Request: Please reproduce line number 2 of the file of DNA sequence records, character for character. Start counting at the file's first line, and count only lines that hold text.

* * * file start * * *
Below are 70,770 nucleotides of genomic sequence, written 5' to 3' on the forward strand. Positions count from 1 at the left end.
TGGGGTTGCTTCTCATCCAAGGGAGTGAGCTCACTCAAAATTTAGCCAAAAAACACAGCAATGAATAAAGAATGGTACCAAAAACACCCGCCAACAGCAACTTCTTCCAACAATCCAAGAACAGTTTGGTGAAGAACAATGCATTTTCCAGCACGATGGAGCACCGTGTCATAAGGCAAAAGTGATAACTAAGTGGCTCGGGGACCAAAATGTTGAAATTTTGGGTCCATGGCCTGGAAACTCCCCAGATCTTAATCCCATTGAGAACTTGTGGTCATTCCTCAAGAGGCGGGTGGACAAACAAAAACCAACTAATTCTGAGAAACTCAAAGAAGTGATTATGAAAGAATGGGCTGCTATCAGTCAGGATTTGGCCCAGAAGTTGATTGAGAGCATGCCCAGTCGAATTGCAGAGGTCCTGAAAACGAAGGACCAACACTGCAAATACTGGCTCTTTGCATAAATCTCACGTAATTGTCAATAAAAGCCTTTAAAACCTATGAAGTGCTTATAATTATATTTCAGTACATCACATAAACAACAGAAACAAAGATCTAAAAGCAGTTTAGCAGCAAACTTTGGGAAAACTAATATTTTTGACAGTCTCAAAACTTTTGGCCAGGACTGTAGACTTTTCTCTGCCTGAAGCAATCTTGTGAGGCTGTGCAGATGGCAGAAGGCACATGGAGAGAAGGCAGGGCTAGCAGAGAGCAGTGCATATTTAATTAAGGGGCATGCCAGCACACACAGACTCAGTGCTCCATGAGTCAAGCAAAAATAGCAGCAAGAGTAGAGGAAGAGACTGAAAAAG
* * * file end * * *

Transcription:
TGGGGTTGCTTCTCATCCAAGGGAGTGAGCTCACTCAAAATTTAGCCAAAAAACACAGCAATGAATAAAGAATGGTACCAAAAACACCCGCCAACAGCAACTTCTTCCAACAATCCAAGAACAGTTTGGTGAAGAACAATGCATTTTCCAGCACGATGGAGCACCGTGTCATAAGGCAAAAGTGATAACTAAGTGGCTCGGGGACCAAAATGTTGAAATTTTGGGTCCATGGCCTGGAAACTCCCCAGATCTTAATCCCATTGAGAACTTGTGGTCATTCCTCAAGAGGCGGGTGGACAAACAAAAACCAACTAATTCTGAGAAACTCAAAGAAGTGATTATGAAAGAATGGGCTGCTATCAGTCAGGATTTGGCCCAGAAGTTGATTGAGAGCATGCCCAGTCGAATTGCAGAGGTCCTGAAAACGAAGGACCAACACTGCAAATACTGGCTCTTTGCATAAATCTCACGTAATTGTCAATAAAAGCCTTTAAAACCTATGAAGTGCTTATAATTATATTTCAGTACATCACATAAACAACAGAAACAAAGATCTAAAAGCAGTTTAGCAGCAAACTTTGGGAAAACTAATATTTTTGACAGTCTCAAAACTTTTGGCCAGGACTGTAGACTTTTCTCTGCCTGAAGCAATCTTGTGAGGCTGTGCAGATGGCAGAAGGCACATGGAGAGAAGGCAGGGCTAGCAGAGAGCAGTGCATATTTAATTAAGGGGCATGCCAGCACACACAGACTCAGTGCTCCATGAGTCAAGCAAAAATAGCAGCAAGAGTAGAGGAAGAGACTGAAAAAG